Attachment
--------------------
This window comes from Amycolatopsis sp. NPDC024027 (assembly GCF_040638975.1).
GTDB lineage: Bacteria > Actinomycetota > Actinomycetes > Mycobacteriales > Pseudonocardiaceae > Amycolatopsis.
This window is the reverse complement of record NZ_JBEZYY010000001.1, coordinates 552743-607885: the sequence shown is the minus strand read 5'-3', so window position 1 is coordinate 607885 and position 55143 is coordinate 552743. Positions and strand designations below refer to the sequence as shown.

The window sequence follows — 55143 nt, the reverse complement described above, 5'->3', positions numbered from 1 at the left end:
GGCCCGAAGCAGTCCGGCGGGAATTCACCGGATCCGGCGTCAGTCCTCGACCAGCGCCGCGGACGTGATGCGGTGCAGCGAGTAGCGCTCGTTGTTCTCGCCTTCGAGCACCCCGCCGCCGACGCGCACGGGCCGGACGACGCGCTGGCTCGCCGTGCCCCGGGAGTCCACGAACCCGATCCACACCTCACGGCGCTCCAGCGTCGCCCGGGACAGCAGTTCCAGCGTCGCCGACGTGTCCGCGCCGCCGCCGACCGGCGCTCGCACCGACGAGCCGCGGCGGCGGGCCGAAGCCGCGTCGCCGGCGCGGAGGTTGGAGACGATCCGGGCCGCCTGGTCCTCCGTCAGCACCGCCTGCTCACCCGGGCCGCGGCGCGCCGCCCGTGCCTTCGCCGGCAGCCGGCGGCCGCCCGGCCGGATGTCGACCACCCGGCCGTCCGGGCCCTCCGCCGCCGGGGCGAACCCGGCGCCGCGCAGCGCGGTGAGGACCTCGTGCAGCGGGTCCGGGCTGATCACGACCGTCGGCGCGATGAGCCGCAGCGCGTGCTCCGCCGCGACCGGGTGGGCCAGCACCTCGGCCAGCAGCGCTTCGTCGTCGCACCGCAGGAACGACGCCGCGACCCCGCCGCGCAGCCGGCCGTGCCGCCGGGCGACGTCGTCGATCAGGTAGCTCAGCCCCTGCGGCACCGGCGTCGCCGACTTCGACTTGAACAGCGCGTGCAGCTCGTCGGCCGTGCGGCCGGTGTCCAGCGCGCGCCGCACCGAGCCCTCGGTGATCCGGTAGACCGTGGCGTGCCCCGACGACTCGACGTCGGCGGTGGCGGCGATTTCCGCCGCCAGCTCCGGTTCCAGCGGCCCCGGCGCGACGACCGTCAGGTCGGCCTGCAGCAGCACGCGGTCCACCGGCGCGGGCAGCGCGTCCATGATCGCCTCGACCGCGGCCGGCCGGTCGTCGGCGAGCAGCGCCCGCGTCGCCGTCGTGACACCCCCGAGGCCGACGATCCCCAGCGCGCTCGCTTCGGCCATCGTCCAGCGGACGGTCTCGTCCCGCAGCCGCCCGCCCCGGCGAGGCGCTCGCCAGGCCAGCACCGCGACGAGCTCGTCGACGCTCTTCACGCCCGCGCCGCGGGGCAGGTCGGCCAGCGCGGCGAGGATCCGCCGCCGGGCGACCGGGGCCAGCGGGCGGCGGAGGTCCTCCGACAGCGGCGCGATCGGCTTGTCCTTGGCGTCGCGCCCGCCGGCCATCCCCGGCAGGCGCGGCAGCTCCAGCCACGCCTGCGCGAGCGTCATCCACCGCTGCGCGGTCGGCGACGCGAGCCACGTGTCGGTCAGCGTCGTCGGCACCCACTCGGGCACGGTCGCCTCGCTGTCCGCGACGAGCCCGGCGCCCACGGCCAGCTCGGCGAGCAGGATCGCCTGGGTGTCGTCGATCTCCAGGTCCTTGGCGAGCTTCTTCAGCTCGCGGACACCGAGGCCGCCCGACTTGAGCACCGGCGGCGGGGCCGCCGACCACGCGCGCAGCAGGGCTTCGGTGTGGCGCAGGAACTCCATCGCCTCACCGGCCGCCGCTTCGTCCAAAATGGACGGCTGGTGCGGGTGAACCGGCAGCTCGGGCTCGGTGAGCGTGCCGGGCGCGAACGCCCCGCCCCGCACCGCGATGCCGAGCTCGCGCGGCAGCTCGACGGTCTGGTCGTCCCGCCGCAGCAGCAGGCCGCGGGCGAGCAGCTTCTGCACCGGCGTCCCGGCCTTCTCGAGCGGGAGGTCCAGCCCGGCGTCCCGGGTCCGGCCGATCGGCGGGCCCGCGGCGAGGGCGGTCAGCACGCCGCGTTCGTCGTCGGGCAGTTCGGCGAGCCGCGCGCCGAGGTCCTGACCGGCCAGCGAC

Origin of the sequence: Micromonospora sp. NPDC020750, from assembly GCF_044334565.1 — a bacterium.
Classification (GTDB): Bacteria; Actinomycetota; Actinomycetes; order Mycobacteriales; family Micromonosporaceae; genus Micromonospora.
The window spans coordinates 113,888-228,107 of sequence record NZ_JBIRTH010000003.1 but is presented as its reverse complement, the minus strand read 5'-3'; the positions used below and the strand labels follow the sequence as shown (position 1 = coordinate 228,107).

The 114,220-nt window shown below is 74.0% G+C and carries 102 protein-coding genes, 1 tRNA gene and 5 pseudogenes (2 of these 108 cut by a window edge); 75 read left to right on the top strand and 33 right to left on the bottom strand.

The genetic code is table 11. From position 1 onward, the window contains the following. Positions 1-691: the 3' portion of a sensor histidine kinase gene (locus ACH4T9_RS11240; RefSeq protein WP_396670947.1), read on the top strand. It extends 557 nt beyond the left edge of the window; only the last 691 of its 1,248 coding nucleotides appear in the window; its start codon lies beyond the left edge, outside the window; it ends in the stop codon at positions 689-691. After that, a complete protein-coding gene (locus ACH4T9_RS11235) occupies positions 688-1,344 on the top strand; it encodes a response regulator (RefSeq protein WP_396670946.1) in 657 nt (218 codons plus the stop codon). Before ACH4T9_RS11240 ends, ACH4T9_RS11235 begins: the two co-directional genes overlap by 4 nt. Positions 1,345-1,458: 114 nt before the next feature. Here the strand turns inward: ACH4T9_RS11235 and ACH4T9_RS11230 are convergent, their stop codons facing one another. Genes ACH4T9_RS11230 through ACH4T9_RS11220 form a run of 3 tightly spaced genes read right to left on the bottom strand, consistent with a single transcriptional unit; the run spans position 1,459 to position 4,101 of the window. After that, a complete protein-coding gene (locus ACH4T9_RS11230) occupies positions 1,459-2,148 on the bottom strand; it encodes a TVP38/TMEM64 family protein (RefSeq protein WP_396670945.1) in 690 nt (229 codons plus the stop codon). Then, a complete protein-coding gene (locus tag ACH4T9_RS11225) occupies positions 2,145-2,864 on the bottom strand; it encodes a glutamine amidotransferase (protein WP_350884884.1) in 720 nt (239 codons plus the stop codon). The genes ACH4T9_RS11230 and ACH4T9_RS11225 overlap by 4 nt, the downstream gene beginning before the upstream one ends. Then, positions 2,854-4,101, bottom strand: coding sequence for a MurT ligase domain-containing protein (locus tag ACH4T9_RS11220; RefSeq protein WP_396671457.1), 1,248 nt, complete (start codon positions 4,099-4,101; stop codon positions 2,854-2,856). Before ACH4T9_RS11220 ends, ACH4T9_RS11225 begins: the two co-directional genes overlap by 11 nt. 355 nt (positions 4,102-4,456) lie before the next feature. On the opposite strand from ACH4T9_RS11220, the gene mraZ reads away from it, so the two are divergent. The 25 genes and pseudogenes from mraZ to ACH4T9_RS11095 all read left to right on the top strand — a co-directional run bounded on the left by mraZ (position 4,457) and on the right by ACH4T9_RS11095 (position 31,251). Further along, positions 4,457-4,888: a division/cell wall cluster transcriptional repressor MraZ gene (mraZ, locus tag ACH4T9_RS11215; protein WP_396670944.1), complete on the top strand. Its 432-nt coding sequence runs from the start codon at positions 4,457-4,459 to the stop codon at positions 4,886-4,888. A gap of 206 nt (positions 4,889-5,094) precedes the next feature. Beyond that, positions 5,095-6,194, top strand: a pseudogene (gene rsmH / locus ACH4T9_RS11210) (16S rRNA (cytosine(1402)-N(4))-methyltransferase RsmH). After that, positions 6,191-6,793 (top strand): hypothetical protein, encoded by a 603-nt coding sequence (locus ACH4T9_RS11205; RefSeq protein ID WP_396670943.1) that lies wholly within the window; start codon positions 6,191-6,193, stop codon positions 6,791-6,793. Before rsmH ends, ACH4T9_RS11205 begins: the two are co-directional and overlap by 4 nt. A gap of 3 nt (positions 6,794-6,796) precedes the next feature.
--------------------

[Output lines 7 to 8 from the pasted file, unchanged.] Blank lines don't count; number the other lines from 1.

Classification (GTDB): Bacteria; Actinomycetota; Actinomycetes; order Mycobacteriales; family Micromonosporaceae; genus Micromonospora.
The window spans coordinates 113,888-228,107 of sequence record NZ_JBIRTH010000003.1 but is presented as its reverse complement, the minus strand read 5'-3'; the positions used below and the strand labels follow the sequence as shown (position 1 = coordinate 228,107).